The peak latencies and strengths of the source activity for VEF were 81.0 ± 16 ms (15.3 ± 2.1 nAm) in pre-practice and 81.1 ± 14.7 ms (14.7 ± 2.2 nAm) in post-practice after the Go stimulus, and the peak latencies and strengths for VEF did not change significantly following practice. These for PPC were 175.8 ± 29.1 ms (23.3 ± 8.7 nAm) in pre-practice and 159.9 ± 28.2 ms (21.4 ± 8.9 nAm) in post-practice. The peak latency of the source activity for PPC after the Go stimulus changed significantly following practice, and the strength of the source activity was not significant. These for MEF1 were 34.6 ± 4.0 ms (29.6 ± 6.4 nAm) in pre-practice and 34.2 ± 4.0 ms (28.5 ± 7.2 nAm) in post-practice after movement onset, and the peak latencies and strengths for MEF1 did not change significantly following practice.
The time from Go stimulus to first peak of VEF, from first peak of VEF to peak of PPC activity, from peak of PPC activity to EMG onset, and from EMG onset to movement onset at pre- and post-practice in the Go task for all participants (mean ± SD)
From Go stimulus to first peak of VEF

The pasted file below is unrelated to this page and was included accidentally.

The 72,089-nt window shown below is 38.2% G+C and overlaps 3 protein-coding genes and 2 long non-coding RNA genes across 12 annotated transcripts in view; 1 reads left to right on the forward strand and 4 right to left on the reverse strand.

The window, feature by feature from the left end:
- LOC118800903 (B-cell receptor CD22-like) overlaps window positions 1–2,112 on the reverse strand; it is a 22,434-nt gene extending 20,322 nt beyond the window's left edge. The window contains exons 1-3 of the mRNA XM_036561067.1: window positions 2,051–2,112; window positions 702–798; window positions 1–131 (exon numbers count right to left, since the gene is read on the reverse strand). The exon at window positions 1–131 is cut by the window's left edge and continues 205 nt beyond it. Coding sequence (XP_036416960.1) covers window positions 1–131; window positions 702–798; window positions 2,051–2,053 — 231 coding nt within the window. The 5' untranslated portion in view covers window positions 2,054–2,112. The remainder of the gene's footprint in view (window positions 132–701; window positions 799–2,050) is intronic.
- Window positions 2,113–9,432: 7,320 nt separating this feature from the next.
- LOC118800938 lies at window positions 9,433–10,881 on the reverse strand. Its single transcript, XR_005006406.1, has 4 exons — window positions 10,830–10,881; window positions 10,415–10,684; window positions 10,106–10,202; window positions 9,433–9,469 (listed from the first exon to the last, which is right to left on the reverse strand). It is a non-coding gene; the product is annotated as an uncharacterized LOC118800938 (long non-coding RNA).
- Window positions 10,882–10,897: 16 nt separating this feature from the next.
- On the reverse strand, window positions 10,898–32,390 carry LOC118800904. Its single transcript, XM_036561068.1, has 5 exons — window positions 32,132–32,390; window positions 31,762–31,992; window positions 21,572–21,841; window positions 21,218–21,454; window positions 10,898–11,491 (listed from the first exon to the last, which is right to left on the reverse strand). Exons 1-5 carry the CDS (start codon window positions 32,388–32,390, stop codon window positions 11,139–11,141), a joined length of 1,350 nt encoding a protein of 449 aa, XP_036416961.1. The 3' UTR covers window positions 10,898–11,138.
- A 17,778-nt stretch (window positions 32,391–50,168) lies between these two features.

80.8 ± 17.2
80.5 ± 12.8
p = 0.964
From first peak of VEF to peak of PPC activity
95.5 ± 30.5
79.6 ± 28.9
From peak of PPC activity to EMG onset
57.5 ± 26.8
42.2 ± 24.1
From EMG onset to movement onset
71.7 ± 9.2
73.1 ± 6.5
p = 0.478
Posterior parietal cortex (PPC) is critical for visuomotor task performance. In the present study, we observed PPC activity only during the Go condition of the Go/NoGo task, implicating PPC in response selection. Moreover, the total response time, the latency to peak PPC activity, and the time from peak PPC to EMG onset were significantly reduced following task practice, suggesting that practice induces neuroplastic changes in PPC that accelerate sensory evaluation, response selection, and speed of transmission from PPC to M1.
Neural activity was measured from the visual cortex in response to both Go and NoGo visual stimuli. In previous studies, the time from visual stimulus presentation until peak visual cortex activity ranged from 37 to 120 ms (Endo et al. 1999; Moradi et al. 2003; Inui et al. 2006). In the present study, the first peak of VEF was observed approximately 80 ms after presentation under both Go and NoGo task conditions and was not altered by practice. Thus, the early stages of visual processing from the retina to the visual cortex are likely not influenced by the behavioral salience of the stimulus and practice.